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Tag: science in museums (Page 1 of 7)

Science in Museums: The Circle of Life

by columnist Jenna Conversano

Hi all – I’m Jenna, a new Science in Museums columnist, with a particular interest in biology, zoos, and aquariums.

The “hot item” in the news last week was the euthanasia of Marius, a two year-old giraffe at the Copenhagen Zoo, followed by a massive uproar across the web. If you somehow missed this news story, here is a short recap: the Copenhagen Zoo euthanized their two year-old male giraffe with a shotgun on February 7th. The giraffe’s genes were overrepresented in the EAZA (European Association of Zoos and Aquariums) population and would present an inbreeding risk. Other options—such as sending to a non-EAZA zoo or private individual—were not considered viable. After Marius’s death, zoo staff led a public dissection of the giraffe, followed by visible feeding of the giraffe to its lions. The EAZA executive director, Leslie Dickie, published a statement via CNN fully supporting the Copenhagen Zoo’s actions. The AZA, while itself operating under a firm contraceptive policy, has also been supportive.

One point to consider here, in terms of this column, is whether the Copenhagen Zoo’s culminating actions—the dissection and feeding—was a step towards transparency and the furthering of public science or a misstep in the public perception of zoos.

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Science in Museums: Planning and Development of a Digital Gallery Guide

by columnist Cira Brown

I am in currently in the midst of a project at the Collection of Historical Scientific Instruments at Harvard University as part of my fellowship, but I thought it would be useful to write about some of my experiences. My primary responsibility has been the planning and development of digital gallery guide for our upcoming exhibition on the cultural history of anatomy. The curatorial team has defined 3 major thematic narratives (Preparation, Practice and Afterlife) as well as 3 key time periods (roughly, the 16th, 19th and 20th Centuries). Continue reading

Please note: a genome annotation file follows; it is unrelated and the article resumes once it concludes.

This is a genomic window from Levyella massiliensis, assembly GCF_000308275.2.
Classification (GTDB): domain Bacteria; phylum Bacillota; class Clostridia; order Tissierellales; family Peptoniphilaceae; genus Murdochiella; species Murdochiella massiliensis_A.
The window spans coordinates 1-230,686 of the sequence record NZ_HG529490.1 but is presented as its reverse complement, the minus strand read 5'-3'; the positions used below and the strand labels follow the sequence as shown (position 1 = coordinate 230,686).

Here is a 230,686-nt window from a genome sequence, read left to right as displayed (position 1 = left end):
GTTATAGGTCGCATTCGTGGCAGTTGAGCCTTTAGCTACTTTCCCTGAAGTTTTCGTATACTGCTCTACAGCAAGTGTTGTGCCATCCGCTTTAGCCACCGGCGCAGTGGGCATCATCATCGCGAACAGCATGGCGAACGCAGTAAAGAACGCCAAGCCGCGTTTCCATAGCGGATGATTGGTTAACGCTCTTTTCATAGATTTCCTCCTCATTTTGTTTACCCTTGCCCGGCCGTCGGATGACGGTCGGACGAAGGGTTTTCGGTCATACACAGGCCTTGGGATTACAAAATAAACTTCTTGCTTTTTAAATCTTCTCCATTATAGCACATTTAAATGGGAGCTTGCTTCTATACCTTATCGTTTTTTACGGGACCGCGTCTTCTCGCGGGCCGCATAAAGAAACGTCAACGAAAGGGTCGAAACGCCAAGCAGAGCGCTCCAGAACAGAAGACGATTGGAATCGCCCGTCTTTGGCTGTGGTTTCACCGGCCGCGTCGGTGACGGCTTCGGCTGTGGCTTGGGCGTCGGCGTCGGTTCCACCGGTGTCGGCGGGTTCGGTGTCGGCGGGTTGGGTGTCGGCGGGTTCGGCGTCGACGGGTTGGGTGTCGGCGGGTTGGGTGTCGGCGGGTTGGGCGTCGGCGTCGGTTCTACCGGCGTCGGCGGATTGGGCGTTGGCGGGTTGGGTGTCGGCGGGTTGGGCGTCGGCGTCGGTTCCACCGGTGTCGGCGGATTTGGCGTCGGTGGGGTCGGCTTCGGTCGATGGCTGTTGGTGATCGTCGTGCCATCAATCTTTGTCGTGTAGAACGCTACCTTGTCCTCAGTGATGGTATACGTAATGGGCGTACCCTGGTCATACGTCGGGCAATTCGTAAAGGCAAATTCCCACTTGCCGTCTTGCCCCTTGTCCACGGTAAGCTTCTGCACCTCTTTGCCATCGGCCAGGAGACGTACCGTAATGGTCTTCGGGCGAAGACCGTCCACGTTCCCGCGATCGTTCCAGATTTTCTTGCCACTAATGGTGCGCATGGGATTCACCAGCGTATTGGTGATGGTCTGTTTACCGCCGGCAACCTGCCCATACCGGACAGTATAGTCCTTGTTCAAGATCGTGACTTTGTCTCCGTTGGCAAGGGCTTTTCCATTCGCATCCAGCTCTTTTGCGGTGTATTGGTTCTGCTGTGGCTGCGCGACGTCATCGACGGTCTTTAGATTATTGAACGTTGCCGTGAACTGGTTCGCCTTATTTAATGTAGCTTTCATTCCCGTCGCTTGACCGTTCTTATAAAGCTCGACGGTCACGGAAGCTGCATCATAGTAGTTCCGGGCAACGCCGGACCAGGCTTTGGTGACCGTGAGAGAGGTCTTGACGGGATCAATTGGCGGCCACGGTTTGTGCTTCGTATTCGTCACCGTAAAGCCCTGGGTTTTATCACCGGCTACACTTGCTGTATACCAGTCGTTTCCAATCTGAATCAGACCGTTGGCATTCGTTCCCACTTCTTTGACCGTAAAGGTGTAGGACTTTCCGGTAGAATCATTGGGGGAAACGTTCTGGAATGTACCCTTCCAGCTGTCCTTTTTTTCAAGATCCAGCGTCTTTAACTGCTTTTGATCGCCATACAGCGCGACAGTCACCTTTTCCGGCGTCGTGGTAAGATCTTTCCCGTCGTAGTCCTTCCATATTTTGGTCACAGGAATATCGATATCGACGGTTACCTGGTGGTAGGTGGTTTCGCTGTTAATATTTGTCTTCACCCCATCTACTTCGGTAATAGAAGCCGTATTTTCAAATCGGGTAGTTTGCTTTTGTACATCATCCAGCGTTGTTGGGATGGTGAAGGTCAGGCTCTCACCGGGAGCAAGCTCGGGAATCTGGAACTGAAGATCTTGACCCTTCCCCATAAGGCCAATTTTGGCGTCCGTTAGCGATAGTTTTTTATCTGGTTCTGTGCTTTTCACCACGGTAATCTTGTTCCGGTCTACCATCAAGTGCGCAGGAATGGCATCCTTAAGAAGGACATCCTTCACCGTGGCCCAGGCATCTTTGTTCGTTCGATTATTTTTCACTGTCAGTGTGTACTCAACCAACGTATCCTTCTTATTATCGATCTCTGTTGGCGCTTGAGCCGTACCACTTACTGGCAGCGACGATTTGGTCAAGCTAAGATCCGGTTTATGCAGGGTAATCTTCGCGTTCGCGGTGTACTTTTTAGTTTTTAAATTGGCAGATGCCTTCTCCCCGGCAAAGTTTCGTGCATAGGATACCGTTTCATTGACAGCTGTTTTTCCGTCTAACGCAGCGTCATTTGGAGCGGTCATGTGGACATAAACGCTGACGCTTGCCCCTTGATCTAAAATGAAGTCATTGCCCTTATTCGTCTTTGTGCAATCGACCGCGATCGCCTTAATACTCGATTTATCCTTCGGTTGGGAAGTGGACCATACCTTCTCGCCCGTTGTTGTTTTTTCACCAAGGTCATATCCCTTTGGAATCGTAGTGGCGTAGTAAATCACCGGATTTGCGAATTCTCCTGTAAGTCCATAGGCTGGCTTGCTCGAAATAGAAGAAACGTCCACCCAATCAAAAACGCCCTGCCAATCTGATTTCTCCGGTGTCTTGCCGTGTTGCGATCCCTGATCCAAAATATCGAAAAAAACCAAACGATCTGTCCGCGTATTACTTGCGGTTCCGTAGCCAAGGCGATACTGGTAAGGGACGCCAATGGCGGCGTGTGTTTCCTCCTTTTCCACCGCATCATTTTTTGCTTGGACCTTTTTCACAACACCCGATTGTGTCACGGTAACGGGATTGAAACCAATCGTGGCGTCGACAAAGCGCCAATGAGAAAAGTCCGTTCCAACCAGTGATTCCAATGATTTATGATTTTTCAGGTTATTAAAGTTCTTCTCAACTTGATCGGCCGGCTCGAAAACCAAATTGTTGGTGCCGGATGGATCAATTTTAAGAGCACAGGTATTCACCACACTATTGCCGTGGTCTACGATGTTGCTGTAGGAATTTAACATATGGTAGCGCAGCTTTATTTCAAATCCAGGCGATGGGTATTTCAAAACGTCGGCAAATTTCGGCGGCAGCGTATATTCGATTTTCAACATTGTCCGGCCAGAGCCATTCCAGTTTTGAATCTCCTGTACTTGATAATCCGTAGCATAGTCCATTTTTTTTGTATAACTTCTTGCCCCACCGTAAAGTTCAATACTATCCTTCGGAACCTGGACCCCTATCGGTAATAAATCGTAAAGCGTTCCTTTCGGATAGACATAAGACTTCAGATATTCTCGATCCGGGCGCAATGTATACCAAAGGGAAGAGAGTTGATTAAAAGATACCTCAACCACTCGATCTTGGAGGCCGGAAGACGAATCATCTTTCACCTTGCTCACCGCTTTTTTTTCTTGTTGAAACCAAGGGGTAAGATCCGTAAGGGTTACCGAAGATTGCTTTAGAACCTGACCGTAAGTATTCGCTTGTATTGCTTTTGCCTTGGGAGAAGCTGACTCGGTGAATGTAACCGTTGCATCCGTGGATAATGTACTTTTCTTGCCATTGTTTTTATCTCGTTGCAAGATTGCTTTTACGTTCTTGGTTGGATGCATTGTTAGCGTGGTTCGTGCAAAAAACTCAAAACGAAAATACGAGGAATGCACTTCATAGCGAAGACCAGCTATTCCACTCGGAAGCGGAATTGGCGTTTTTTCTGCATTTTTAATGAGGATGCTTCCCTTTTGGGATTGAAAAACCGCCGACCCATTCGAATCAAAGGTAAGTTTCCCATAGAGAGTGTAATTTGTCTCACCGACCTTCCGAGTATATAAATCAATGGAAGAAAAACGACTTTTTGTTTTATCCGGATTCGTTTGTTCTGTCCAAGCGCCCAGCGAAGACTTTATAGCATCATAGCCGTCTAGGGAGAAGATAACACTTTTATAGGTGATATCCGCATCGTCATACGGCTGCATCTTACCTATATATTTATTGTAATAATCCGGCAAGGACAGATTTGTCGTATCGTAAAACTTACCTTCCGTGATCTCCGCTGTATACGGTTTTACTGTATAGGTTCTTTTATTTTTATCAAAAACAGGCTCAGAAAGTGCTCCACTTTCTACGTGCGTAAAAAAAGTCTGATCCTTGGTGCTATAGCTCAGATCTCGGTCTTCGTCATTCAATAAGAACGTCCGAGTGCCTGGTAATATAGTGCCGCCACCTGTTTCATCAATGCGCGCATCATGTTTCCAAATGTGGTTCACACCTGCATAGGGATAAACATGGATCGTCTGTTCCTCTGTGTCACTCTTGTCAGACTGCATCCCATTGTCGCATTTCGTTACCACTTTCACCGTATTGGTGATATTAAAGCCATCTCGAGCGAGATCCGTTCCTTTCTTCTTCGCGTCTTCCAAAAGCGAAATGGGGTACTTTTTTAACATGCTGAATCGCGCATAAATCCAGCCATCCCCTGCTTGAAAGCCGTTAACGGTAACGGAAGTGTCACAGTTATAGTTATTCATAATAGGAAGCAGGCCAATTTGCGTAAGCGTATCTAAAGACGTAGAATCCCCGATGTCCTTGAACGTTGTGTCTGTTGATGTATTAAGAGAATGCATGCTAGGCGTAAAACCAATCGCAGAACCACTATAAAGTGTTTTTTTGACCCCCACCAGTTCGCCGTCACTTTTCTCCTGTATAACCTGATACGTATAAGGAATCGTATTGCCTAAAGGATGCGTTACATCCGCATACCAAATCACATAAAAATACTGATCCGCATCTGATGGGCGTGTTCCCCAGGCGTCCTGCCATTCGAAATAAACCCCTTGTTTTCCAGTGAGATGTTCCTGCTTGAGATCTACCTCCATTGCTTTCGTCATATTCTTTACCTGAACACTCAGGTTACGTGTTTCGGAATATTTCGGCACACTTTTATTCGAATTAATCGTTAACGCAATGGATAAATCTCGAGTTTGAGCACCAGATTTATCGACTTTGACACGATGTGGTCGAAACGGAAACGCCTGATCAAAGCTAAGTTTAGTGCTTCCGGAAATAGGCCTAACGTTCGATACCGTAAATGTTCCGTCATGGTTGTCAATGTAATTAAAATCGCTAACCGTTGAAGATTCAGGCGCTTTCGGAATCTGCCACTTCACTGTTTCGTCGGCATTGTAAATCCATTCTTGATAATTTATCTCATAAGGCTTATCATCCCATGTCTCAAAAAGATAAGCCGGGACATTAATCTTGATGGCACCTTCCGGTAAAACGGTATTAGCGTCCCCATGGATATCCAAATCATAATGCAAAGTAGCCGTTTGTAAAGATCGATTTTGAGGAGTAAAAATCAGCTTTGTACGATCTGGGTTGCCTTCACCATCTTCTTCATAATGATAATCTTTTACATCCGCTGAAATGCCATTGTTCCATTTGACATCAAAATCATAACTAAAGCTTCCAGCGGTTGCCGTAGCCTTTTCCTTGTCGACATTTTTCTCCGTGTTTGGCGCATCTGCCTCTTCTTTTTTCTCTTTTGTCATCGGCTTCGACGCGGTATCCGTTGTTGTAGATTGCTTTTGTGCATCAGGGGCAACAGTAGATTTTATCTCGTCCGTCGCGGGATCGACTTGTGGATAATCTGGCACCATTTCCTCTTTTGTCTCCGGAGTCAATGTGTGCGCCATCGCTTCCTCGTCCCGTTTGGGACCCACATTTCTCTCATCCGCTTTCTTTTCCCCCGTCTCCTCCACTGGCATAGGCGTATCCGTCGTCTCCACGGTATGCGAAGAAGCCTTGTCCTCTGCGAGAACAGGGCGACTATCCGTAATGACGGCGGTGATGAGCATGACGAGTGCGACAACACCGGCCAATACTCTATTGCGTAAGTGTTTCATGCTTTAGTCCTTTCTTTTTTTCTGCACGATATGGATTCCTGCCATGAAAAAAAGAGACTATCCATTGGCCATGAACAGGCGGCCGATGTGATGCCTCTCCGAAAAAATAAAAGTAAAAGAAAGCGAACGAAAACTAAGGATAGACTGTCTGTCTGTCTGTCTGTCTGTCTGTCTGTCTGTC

Rethinking the “Remaking” of Museums

by columnist Cira Brown
A couple of weeks ago I attended the 41st Annual Museum Computer Network Conference in Montreal, Quebec. A strange name, perhaps, but the organization has been in existence way before personal computers… even before the moonlanding! I was very excited to attend, especially since everything was museum related! It was 5 days of nonstop technology show ‘n’ tell, from both museum staff members and designers and developers from around the world. While I managed to avoid [meta] museum fatigue, it was still a whirlwind experience of learning about countless technological strategies, digital toolsets, education and evaluation frameworks, devices and experiential design.
Museum practice goes hand in hand with The Next Big Thing, and practitioners require an ever-expanding set of skills, many in the technological domain. Sure, we could say that museum people are simply a bunch of nerds, but I’d like to think we’re past branding “new media” as “geek out”-worthy. In fact, while it gets the general point across, I feel the term “new media” has become increasingly vague and meaningless. I feel we’re reaching an inflection point where the media isn’t the predominant message – it’s a means of interpreting and distributing content and engaging with an audience. Effectiveness should trump novelty, and it finally appears to be doing so. Having a dedicated museum app or a touchscreen display in the gallery is wonderful, but these devices need to be held to the same educational litmus tests as their analog counterparts. It is the museum’s role to employ all types of media – “new” and “old” – to meet their educational goals.